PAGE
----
New York Firefighters Cite Low Morale

Associated Press Writer

NEW YORK (AP) -- Despite their status as America's heroes, many of New York's firefighters say morale has sunk to the lowest point in memory because of contract disputes and the loss of hundreds of veteran colleagues.

"Firemen always love their job, but as far as working for the city and being treated the way we've been treated, morale is pretty lousy,'' said Tony Cummo, a 25-year veteran planning to retire Nov. 1.

The 11,500-member department lost 343 firefighters in the World Trade Center collapse, and 747 more have since retired. An additional 360 commanding officers said in a union poll last month that they plan to retire within a year.

Firefighter unions say the departures threaten public safety.

Department leaders say claims that people are in danger are overblown. They say that bolstered training and new recruits' enthusiasm can compensate for the loss of experience.

"We're on a mission,'' said Sal Cassano, department chief of operations. "Sometimes, with dedication and enthusiasm, you make up for a little of that experience.''

The department lost 4,400 years of accumulated experience when the twin towers collapsed. Many of the hundreds of firefighters who retired since then were drawn by the prospect of higher pension benefits because of the overtime they worked during the aftermath of Sept. 11. Others were pushed to leave by nervous family members, or they wearied of the pay.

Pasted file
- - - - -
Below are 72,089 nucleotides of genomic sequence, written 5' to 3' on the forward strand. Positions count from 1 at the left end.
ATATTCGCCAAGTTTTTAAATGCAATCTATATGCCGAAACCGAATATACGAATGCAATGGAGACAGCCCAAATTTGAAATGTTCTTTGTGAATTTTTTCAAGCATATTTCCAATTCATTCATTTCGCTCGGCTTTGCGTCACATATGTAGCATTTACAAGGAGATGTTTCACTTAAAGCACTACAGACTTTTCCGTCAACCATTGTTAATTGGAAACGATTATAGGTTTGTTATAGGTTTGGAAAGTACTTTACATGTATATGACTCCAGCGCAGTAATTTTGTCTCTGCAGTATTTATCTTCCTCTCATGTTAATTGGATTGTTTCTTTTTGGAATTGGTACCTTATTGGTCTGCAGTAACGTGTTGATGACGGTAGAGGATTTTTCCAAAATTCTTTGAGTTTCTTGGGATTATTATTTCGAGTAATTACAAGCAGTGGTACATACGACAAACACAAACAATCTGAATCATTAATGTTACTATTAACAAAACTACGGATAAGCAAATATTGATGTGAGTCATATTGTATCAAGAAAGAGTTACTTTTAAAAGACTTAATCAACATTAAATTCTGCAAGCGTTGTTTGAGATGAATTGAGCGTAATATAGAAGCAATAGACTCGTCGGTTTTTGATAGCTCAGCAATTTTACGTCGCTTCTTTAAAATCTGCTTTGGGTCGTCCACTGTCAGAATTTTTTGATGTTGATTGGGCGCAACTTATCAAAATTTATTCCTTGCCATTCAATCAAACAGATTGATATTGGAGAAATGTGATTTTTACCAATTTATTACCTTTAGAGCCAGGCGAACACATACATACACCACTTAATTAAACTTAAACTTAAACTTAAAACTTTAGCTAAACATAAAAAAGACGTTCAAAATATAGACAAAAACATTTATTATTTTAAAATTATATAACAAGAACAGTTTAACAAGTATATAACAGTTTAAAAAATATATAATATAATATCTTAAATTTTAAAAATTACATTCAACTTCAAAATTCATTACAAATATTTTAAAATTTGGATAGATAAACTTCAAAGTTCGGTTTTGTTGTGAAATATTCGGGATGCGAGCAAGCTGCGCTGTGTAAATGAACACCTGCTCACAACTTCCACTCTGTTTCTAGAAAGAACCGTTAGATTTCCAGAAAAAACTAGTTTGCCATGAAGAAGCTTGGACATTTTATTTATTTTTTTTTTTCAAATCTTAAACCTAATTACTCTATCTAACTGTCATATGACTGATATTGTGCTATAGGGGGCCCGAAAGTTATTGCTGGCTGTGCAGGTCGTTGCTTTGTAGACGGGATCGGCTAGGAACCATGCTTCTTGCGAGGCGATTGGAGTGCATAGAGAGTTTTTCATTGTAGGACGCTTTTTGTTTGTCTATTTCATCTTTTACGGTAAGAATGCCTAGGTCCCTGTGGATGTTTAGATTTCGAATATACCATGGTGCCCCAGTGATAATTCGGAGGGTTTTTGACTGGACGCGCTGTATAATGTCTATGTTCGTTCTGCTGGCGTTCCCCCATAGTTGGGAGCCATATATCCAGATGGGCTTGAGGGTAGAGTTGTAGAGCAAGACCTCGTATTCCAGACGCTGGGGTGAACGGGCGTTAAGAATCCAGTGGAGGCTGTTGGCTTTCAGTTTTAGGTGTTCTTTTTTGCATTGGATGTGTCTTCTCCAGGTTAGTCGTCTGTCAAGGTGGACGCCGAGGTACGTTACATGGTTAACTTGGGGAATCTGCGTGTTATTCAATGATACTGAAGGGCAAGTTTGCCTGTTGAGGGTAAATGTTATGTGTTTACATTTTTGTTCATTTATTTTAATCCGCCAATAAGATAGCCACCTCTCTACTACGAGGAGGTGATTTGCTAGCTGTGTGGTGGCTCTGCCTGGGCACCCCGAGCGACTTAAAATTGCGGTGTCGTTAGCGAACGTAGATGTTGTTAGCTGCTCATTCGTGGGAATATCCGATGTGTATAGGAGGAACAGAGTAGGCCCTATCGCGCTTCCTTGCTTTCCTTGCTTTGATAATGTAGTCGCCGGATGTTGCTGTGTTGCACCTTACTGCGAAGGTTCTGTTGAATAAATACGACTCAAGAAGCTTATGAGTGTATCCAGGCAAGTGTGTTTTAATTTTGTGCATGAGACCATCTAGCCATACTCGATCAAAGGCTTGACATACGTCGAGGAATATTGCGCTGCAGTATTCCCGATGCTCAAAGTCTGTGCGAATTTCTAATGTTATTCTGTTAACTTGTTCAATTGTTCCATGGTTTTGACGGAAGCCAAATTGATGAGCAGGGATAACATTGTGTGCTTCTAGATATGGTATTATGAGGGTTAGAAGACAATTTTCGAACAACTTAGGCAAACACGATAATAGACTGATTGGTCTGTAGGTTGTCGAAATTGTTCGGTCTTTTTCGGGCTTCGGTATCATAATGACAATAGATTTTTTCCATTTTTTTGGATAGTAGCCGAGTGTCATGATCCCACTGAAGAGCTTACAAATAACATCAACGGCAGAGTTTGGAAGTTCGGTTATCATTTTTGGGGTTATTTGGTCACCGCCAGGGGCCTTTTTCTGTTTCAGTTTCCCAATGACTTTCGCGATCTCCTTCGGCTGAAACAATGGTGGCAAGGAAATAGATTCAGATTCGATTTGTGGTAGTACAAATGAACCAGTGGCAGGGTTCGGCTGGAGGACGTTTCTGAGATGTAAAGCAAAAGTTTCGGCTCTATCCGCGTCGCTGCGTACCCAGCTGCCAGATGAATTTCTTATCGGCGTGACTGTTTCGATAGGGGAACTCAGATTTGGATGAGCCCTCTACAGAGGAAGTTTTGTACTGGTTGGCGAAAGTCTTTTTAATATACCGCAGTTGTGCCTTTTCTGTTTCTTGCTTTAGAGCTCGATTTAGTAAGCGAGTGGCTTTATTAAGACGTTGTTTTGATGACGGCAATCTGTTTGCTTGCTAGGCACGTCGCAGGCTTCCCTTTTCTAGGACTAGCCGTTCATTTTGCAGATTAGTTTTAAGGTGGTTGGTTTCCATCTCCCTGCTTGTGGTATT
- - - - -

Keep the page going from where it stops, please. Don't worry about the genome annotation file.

Rank-and-file firefighters have worked for more than two years without a raise or union contract. A new recruit with a spouse and two children earns about $31,000 a year. After 20 years, salaries can reach about $55,000.

The firefighters union and the union representing commanding officers are lobbying Mayor Michael Bloomberg's administration for pension and pay changes to help retain veterans.

They say probationary firefighters with less than a year on the job are rushing into situations for which they are unprepared, and freshly promoted officers are struggling to manage these inexperienced crews.

Union officials acknowledge there have been no deaths or serious injuries since Sept. 11. And they declined to cite any incidents of delayed or risky operations, saying that would embarrass individual fire companies.

But another terror attack, even a more conventional disaster, could be catastrophic, they say.

"It's Russian roulette,'' said John Dunne, who represents fire captains. "We're just hoping that nothing happens, that the cylinder that clicks when you put it next to your head isn't loaded.''

Carlos Kirjner, who directed a five-month study of the department's Sept. 11 response for management consultant McKinsey & Co., acknowledged the extraordinary challenge. But he said a strong pool of experienced firefighters who remain on the job should allow the department to recover.

"There are certainly lots of talented people in the department,'' he said. "Certainly with appropriate training they will be able to step up to perform any tasks that they are asked to undertake.''

Under the current system, retirees receive a pension equal to half their last year's pay. Many of those who made thousands of dollars of overtime after Sept. 11 felt they had little choice but to retire now.

The union wants to base firefighters' pensions instead on their highest-paying year of service. But City Hall, facing a more than $5 billion budget deficit, opposes the idea, estimating it could cost $18 million annually.

On pay, the firefighters union is weighing whether to ask for a deal similar to the two-year, 11.5 percent raise granted to police this week by an arbitration board. The officers' union has approved a similar arrangement.